There is a lot of work linking marketing and finance. Unfortunately, at least from my perspective, nearly all of this has focused on linking markets to financial markets. Such work is useful but I would like more looking at the linkages between marketing and accounting. Sidhu and Robert’s article is an exception. They look at the challenges of marketing and financial accounting (external financial reporting).
One challenge they note is that “Much of accounting focuses on the past because the criterion of reliability makes accountant very wary of uncertain promises of cash — and that includes the future to a greater of lesser degree” (Sidhu and Roberts, 2008, page 672). Essentially telling us what happened, compared to predicting the future, is much easier. Financial statements that do this can be signed off on as ‘correct’ but they sometimes aren’t especially useful to anyone in making decisions about the future.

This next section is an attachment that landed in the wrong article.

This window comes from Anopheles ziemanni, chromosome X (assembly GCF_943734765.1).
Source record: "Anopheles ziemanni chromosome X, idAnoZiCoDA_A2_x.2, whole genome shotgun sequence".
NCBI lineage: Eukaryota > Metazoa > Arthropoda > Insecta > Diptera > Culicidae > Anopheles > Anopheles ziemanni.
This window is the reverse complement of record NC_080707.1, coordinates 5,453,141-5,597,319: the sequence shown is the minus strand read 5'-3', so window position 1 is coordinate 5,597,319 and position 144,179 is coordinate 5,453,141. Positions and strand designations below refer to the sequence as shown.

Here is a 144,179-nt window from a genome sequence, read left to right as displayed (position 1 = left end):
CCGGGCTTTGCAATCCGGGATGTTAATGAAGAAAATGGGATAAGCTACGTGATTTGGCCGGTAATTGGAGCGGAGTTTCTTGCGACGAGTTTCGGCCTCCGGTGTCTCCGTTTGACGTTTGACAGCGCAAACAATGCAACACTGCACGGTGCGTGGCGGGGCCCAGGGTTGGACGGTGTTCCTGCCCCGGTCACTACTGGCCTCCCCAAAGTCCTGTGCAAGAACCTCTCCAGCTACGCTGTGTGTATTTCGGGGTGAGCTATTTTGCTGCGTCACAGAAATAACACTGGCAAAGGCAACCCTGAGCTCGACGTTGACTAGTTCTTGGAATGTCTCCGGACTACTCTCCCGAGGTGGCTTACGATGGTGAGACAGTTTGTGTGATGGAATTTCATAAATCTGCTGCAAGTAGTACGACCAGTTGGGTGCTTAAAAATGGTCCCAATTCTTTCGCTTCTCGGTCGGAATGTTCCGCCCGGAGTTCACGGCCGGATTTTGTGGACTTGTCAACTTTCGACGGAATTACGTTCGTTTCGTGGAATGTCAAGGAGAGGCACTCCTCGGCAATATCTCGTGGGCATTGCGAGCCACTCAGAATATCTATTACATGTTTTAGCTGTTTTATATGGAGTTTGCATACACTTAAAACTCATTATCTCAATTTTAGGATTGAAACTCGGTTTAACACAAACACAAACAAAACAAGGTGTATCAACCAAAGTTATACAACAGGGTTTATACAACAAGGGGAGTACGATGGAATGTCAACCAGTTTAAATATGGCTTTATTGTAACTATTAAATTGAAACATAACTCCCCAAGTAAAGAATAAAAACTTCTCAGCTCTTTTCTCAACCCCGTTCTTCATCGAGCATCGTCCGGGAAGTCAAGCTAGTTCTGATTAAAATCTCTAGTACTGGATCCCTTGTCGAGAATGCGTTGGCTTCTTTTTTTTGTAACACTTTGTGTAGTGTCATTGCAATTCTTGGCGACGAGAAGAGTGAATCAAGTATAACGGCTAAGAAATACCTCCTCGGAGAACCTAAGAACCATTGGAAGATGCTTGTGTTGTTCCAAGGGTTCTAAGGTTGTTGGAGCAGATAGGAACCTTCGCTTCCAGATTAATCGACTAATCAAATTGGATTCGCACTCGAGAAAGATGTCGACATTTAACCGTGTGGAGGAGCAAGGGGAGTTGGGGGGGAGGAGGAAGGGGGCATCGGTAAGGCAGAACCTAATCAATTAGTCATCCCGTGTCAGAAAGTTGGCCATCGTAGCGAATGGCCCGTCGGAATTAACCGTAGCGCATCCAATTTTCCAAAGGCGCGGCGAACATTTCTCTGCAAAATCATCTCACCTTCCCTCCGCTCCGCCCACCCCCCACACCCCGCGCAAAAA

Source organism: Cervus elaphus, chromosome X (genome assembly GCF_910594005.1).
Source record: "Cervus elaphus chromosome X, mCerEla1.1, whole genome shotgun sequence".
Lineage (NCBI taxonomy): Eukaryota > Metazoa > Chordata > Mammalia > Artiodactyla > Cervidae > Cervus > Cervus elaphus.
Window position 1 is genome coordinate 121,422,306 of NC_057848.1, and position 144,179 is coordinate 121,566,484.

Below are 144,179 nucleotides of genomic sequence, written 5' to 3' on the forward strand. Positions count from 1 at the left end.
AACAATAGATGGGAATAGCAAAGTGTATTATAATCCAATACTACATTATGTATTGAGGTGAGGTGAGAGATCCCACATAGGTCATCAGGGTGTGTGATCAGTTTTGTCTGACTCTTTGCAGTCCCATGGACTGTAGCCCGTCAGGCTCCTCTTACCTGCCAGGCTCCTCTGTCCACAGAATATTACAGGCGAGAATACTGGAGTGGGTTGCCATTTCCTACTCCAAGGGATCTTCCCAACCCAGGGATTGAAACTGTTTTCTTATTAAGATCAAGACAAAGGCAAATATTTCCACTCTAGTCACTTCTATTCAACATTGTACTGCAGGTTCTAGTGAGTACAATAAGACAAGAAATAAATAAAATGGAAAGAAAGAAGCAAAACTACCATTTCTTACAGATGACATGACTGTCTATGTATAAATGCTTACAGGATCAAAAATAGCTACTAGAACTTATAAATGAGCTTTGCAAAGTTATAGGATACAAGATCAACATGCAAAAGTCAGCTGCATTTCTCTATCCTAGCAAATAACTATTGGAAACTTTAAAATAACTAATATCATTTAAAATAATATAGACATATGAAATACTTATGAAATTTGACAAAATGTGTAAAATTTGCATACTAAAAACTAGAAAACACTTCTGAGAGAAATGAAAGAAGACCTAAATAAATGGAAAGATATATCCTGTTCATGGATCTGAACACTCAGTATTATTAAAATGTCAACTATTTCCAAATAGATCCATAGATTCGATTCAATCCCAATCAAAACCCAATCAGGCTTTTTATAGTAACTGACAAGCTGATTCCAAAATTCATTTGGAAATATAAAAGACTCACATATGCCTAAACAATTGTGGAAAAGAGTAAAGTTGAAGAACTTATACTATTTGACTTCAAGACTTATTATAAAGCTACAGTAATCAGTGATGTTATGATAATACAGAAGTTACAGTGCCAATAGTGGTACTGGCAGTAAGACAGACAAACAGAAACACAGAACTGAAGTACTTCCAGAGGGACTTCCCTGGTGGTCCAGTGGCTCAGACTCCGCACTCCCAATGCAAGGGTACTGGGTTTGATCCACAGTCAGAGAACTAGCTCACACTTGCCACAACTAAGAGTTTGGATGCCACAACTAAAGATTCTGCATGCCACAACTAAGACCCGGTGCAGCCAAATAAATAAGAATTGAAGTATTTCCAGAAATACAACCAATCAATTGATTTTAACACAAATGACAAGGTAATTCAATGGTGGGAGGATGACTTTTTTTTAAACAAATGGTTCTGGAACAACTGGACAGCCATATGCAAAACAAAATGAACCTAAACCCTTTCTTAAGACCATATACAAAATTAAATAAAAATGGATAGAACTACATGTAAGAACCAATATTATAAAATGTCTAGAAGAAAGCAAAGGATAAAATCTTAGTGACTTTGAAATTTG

The authors give some ideas to help overcome the gap between financial accounting and marketing. They suggest that both look to shareholder value. (I would like a few more details here).
Probably the most notable thing is that what they said about the marketing-accounting interface eleven years ago still seems true to me. “The most surprising thing about the marketing-accounting dialogue is that there is no dialogue” (Sidhu and Roberts, 2008, page 676). Sadly this is still true. It isn’t exclusively an accounting or a marketing problem but both disciplines are diminished in value by this lack of dialogue.
Read: Baljit K. Sidhu and John H. Roberts. “The marketing accounting interface–lessons and limitations.” Journal of Marketing Management 24, no. 7-8 (2008): 669-686.